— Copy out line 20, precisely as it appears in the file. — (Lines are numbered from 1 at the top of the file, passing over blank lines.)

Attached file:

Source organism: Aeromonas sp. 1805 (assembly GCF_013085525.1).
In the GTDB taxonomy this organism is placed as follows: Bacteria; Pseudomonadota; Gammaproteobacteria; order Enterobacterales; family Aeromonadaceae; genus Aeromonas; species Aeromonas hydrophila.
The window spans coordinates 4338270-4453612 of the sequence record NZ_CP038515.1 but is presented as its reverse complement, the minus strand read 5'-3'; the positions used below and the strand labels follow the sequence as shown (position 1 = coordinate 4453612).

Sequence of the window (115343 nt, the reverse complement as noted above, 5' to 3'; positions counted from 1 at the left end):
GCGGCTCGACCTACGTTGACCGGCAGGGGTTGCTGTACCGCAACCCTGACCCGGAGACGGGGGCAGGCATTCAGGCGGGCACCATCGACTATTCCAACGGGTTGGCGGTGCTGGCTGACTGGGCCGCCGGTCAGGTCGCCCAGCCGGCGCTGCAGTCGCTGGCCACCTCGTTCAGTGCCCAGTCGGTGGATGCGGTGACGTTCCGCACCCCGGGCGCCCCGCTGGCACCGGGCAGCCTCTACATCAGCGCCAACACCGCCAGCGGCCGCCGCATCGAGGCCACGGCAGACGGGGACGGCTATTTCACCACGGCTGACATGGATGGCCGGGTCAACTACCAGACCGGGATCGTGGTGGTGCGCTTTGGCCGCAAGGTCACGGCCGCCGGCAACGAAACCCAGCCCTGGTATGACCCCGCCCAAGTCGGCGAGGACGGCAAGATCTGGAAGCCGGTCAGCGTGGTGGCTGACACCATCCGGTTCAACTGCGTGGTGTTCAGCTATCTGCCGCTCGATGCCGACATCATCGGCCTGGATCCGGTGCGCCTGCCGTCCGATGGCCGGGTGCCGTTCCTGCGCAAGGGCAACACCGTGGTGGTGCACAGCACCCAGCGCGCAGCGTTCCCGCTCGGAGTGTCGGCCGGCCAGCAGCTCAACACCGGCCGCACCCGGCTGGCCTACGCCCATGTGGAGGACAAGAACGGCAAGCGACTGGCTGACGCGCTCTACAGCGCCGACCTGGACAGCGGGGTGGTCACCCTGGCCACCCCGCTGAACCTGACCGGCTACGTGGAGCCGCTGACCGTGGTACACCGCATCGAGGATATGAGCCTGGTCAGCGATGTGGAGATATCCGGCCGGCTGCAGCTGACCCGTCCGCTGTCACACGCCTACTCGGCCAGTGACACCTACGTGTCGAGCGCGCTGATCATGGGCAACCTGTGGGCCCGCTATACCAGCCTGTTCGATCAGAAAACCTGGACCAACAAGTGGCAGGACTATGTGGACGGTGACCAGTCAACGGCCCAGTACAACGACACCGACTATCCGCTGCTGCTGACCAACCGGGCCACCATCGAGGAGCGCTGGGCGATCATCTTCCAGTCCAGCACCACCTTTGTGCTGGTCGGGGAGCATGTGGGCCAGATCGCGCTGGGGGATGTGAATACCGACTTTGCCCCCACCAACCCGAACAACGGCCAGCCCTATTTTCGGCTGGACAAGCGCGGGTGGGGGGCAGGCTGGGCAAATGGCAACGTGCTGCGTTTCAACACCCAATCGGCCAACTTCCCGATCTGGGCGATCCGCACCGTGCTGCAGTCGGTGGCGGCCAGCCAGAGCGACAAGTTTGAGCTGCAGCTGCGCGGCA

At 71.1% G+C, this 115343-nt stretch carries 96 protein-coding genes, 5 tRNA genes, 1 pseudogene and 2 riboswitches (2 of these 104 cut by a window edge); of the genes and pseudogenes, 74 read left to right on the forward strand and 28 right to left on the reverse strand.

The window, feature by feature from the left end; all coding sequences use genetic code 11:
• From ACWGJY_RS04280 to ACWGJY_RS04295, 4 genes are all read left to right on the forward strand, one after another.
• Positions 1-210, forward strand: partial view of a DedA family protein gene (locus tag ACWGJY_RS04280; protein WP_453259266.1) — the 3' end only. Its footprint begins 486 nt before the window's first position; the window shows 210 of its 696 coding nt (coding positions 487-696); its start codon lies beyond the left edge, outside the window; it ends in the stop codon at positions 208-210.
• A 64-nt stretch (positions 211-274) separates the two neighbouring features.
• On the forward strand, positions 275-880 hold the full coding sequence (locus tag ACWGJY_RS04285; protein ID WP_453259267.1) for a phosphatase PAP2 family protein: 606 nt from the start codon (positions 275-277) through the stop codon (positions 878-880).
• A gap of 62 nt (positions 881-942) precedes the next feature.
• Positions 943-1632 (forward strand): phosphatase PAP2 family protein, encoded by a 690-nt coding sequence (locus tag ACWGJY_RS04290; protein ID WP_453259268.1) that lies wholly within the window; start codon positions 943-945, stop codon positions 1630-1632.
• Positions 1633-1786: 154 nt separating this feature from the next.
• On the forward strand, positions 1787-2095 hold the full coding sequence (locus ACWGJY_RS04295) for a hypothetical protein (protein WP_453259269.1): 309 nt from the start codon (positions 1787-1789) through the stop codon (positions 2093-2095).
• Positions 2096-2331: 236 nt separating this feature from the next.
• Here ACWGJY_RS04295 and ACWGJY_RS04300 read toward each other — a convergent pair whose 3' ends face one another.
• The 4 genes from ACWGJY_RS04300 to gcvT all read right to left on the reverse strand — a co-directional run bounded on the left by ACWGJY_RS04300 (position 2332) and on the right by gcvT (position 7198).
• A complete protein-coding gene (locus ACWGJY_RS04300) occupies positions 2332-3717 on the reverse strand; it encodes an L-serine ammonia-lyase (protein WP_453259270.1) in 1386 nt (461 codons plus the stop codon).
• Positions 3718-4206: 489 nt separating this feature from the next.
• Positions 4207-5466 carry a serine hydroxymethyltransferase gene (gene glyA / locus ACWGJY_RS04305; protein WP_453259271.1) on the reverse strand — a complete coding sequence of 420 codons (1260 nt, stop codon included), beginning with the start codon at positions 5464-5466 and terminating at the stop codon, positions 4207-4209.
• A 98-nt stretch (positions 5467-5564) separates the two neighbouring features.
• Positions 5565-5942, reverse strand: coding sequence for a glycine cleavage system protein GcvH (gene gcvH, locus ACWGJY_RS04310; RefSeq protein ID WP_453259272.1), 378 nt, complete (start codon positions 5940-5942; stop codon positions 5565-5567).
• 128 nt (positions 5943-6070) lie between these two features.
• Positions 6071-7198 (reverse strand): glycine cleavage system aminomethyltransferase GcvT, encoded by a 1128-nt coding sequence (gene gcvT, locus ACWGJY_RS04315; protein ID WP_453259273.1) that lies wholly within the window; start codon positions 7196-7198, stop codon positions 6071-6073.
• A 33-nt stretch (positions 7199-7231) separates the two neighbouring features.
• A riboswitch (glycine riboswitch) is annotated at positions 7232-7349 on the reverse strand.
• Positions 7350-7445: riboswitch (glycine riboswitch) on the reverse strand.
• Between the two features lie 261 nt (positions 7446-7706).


• Positions 3718-4206: 489 nt separating this feature from the next.